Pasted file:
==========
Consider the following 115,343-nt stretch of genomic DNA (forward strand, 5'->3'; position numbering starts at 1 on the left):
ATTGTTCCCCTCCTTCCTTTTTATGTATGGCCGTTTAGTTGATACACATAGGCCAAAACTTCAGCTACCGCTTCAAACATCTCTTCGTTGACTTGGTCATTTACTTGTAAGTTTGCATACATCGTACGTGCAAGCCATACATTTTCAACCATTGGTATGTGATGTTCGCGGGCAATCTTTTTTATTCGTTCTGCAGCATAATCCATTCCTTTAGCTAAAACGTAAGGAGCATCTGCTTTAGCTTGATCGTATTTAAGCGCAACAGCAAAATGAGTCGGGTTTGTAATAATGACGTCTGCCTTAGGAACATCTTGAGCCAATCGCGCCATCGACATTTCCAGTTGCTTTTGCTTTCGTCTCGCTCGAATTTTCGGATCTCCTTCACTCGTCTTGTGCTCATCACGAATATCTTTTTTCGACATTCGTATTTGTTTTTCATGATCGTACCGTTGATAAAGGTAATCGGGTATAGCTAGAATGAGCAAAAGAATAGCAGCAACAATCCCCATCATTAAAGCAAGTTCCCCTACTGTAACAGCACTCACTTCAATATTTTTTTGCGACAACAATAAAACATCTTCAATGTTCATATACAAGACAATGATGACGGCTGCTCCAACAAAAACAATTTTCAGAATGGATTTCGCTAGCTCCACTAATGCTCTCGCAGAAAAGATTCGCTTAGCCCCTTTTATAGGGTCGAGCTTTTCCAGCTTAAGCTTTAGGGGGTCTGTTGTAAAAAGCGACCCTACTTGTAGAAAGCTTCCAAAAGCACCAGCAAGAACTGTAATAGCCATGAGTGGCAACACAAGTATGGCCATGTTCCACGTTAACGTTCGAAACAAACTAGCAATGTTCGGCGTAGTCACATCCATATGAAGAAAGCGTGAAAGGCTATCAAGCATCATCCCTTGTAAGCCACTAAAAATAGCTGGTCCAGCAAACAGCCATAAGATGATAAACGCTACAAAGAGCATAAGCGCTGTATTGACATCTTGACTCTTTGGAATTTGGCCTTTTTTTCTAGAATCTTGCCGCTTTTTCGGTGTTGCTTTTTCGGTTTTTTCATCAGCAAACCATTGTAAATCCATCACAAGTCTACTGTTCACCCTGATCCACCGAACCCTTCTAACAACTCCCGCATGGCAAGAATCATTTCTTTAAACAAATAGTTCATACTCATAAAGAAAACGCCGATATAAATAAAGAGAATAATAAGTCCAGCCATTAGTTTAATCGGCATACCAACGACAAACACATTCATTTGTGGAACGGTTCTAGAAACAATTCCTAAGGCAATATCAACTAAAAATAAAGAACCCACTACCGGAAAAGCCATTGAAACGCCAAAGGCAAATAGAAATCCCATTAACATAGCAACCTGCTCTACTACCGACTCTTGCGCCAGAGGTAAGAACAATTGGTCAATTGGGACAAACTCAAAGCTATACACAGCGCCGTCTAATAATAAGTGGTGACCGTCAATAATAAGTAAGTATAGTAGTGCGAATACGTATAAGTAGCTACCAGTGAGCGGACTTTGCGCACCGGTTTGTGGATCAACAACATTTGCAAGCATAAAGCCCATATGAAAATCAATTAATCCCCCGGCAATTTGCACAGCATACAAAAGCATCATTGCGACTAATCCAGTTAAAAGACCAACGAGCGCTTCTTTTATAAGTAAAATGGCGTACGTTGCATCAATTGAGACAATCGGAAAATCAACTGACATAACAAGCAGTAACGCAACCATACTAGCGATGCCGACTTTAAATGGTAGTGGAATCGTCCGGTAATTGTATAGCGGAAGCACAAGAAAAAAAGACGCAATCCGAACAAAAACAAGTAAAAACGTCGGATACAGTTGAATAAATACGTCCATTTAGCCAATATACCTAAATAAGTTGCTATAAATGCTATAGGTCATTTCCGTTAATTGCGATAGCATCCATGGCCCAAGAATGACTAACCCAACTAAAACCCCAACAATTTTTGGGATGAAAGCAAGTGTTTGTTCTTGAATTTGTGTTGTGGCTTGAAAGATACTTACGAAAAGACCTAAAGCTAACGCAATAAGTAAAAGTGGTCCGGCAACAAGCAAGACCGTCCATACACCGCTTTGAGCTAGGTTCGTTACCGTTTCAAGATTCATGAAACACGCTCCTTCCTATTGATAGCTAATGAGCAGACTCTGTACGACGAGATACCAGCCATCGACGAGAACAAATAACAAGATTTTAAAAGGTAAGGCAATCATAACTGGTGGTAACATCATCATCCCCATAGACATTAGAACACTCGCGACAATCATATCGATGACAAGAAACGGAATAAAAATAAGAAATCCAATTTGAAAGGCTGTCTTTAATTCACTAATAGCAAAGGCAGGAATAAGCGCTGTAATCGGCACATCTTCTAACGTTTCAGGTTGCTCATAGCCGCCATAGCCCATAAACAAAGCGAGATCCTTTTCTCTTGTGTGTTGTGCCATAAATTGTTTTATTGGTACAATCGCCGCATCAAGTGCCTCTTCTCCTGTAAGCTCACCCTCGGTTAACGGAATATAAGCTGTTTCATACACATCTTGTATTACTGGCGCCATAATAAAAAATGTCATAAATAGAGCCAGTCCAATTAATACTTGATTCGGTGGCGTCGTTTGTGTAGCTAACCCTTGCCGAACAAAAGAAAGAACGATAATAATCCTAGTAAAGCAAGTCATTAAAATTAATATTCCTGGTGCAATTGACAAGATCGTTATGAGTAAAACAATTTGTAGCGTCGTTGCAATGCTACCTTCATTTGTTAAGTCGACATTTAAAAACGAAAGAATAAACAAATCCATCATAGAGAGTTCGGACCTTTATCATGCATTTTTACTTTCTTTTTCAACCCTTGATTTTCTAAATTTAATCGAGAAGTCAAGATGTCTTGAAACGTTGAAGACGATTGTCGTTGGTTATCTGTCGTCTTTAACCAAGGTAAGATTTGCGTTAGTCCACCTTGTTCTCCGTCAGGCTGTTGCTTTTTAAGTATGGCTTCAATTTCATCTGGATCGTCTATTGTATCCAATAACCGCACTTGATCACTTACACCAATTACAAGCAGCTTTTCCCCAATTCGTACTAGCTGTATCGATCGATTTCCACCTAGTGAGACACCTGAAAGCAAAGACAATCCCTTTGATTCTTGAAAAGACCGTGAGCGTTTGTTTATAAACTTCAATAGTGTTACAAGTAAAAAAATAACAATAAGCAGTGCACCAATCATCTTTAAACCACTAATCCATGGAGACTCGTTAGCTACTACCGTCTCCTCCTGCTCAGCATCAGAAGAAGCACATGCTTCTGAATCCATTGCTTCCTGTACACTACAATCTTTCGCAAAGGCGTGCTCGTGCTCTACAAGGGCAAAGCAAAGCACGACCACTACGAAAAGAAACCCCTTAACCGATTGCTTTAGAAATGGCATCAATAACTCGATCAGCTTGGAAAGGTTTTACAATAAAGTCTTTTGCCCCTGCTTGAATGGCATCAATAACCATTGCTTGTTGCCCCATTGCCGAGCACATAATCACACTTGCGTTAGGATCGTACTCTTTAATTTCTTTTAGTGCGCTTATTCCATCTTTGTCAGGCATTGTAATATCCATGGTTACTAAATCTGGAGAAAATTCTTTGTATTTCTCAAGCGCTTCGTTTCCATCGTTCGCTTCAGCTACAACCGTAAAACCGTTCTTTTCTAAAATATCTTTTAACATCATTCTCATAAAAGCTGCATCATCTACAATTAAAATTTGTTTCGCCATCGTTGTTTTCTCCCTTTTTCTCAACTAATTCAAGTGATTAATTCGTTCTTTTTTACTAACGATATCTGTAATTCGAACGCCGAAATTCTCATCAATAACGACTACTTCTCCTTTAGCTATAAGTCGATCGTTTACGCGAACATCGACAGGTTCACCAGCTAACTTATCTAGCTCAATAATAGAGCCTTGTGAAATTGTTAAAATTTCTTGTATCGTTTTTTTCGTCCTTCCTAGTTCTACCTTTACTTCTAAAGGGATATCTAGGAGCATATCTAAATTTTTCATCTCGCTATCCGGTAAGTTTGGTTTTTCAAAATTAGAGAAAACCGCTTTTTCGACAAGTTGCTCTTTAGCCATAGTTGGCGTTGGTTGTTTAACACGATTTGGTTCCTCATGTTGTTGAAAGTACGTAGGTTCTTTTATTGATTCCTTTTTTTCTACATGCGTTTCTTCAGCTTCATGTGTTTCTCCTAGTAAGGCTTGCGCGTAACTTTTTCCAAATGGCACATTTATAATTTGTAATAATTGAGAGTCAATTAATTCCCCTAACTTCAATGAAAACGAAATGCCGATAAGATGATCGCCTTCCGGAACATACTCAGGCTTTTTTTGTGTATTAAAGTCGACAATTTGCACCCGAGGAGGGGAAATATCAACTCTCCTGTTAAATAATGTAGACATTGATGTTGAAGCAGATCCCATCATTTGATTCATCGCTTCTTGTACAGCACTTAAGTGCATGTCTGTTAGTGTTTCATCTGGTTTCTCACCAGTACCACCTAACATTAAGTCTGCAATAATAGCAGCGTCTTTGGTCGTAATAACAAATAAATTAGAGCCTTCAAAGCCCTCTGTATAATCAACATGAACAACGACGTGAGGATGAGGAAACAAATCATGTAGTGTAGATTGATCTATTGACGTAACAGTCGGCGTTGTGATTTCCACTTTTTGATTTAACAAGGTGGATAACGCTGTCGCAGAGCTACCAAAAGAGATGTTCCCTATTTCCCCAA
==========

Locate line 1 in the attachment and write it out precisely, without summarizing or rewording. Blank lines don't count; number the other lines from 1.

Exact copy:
Consider the following 115,343-nt stretch of genomic DNA (forward strand, 5'->3'; position numbering starts at 1 on the left):